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The Battles of King John


Gabor Csanyi -- The Tech

King John

MIT Shakespeare Ensemble Major Production

Directed by Tina Packer, Shakespeare and Company

La Sala de Puerto Rico

March 2022 at 8 p.m.

Starring Damon W. Suden '99, Mitali Dhar '99, Fernando J. Paiz '98, Kevin D.

Dahm G, Robert J. Pensalfini G, and Young E. Kim '98

By Teresa Huang
Staff Reporter

The Shakespeare Ensemble's production of King John, one of Shakespeare's lesser known plays, is a fiery blend of angst-ridden characters and sword fights surrounding the continuing struggle for power following Henry VIII. Under the direction of Tina Packer, artistic director of the prestigious drama troupe Shakespeare and Company, the Shakespeare Ensemble presents a powerful production of this chapter in Shakespeare's historical drama.

King John (Damon W. Suden '99) assumes the throne of England, backed by his mother Elinor of Aquitaine (Mitali Dhar '99), after the death of Richard the Lionheart, only to hear that Philip (Kevin D. Dahm G), the King of France, is preparing to back Arthur (Portia L. Vescio '96), nephew of the king, in claiming the throne as well. King John, with his mother and niece, Blanche of Spain (Elizabeth A. Stoehr G), travel to France to oppose this decision. He is accompanied by Philip Faulconbridge, knight and bastard son to Richard the Lionheart.

The English and the French meet outside the town of Angiers, whose citizens refuse to open their gates until they know who is the rightful king. After a bloody battle is fought, the women of Angiers propose a compromise: let Blanche of Spain marry Lewis the Dauphin (Dylan J. McConaghy '00), son of the king of France. The two kings agree and all seems well until the ominous figure Pandulph, Cardinal of Milan, steps in and the drama continues.

Packer, a visiting scholar in music and theater arts, admitted that at first, King John seemed a play without themes, but after working with the talented cast and crew, Shakespeare's themes emerged of their own accord. "I didn't start out with an idea of what it was about," she said, "but it started becoming clear as we were doing it. I don't like to conceptualize very much before I begin. I feel that dramatic action throws up its own story, and if you conceptualize too much, if you're just reading the play, you've usually got it wrong." One of Shakespeare's themes deals with the appearance of several devoted mother characters, from Elinor of Aquitaine, who guides and advises her son King John, to Constance (Jenny James Buhr '97), mother to Arthur, whom she clings to as her last remembrance of her late husband. The other theme that becomes apparent is the issue of children getting caught up in an adult game of war, and how the parents manipulate and justify war through their children. The sins of the mothers and fathers find their consequence in following generations.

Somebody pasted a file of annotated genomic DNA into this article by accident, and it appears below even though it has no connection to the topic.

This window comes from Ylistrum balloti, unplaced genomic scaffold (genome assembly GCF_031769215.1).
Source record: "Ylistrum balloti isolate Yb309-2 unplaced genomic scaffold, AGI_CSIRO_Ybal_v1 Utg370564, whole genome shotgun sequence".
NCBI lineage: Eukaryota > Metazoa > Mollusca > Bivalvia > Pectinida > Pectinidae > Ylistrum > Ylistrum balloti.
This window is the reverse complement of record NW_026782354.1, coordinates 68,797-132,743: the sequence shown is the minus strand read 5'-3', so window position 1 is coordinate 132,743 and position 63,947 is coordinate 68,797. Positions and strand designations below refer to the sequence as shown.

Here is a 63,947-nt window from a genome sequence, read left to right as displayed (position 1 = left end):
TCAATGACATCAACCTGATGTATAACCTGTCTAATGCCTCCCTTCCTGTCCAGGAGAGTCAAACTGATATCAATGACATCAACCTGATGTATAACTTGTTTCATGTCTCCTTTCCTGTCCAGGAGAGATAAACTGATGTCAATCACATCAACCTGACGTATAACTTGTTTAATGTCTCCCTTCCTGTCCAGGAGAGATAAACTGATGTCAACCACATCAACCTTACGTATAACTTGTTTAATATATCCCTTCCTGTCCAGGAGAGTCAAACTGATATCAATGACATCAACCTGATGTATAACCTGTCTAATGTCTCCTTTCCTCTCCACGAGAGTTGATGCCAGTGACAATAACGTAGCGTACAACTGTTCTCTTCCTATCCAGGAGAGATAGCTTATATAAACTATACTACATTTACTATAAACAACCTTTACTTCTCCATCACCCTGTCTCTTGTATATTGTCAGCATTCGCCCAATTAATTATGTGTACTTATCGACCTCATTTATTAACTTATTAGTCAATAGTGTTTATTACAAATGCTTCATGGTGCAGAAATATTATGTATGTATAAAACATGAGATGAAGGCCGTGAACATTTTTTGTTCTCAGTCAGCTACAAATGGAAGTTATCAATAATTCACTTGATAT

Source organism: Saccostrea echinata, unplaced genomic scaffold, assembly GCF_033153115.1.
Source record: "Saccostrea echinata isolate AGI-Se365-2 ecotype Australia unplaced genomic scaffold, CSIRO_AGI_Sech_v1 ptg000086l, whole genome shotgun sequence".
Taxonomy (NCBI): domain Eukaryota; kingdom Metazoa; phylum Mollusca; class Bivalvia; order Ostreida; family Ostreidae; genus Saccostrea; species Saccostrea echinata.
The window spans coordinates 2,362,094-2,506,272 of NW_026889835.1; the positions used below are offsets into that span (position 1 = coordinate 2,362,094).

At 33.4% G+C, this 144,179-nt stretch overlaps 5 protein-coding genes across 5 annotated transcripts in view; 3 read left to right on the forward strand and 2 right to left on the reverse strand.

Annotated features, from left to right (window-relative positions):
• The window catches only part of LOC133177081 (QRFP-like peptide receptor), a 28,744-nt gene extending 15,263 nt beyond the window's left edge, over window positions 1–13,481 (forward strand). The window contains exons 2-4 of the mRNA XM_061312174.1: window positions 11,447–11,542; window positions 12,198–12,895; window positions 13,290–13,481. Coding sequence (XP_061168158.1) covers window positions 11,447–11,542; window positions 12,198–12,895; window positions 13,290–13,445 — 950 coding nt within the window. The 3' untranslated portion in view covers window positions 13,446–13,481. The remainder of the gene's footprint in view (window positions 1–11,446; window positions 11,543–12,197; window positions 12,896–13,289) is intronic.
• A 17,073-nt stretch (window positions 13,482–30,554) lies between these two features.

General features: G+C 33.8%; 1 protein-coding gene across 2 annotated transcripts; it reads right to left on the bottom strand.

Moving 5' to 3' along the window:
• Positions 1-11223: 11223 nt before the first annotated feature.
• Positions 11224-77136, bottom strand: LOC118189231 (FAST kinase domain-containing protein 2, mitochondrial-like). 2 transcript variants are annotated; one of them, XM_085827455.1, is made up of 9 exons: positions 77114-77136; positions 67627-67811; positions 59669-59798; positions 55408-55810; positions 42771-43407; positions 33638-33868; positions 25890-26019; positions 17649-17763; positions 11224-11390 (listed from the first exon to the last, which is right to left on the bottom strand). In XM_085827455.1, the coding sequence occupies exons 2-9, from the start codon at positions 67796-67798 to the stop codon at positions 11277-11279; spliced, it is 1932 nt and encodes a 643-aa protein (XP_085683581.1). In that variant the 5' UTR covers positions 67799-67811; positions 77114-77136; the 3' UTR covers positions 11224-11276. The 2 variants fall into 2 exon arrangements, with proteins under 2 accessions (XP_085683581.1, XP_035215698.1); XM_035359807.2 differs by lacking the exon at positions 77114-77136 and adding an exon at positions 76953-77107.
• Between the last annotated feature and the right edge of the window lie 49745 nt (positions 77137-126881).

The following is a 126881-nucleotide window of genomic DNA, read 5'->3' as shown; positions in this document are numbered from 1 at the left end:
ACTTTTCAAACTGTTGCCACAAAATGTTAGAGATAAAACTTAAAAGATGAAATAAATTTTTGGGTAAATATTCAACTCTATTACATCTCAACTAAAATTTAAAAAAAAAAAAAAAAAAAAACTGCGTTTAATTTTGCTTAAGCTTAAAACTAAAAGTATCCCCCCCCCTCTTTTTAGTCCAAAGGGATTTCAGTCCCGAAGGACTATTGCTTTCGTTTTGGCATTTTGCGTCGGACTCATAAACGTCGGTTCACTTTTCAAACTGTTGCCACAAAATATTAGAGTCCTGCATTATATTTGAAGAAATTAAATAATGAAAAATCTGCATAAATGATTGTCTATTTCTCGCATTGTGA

King John is abundant with powerful and skilled performances. The people of England display fervent disdain for the people of France, and the animosity between the opposing sides explodes on stage in the frighteningly authentic sword battles, cacophonous and complete with real solid metal swords. Strong performances are turned out by Buhr as Constance, whose wailing lamenting over the kidnapping of her son Arthur leads to her demise and Robert J. Pensalfini G as the honorable gentleman Hubert. Also excellent are Suden as the ill-fated King John, Stoehr and Dylan J. McConaghy '00 as the couple torn apart by war, and the arrogant illegitimate son of Richard the Lionheart, Philip the Bastard, played with terrific haughtiness by Fernando J. Paiz '98.

Despite the grave story line, Shakespeare and the Shakespeare Ensemble find time to add some dimension of humor to the story, mostly embodied by Philip the Bastard. Most ingenious was the transformation of the men of Angiers to a set of homemaking, bathrobe-clad women of Angiers, a creative juxtaposition to the seriousness of the conflict between England and France. Packer explained the modification, "It seemed to me that that was more interesting. I had women playing men. I didn't see why I shouldn't have men playing women."

The stage set for King John is simple, yet foreboding and utilized in a precise manner. The action seldom took place on the higher level stage, though when it did, it was usually one of the dramatic highlights of the play. Another highlight of the production is the original music written by Eddie Kohler G, which is dark yet not overbearing and provides an excellent background to the performance.

The Shakespeare Ensemble's production of King John is a professional telling of the constant struggle between nations and with the church. Its success lies in its knowledgeable presentation and emotionally charged action. The actors flourish under the direction of Packer from Shakespeare and Company, who says she enjoyed the experience as well. "They're extremely clever, bright students, and their interest range is enormous - it's terrific. I guess because their life is so intellectual and my life is so visceral, it's a good combination. It makes life real interesting." Filled with accomplished performances and great drama, the lesser-known King John makes itself known.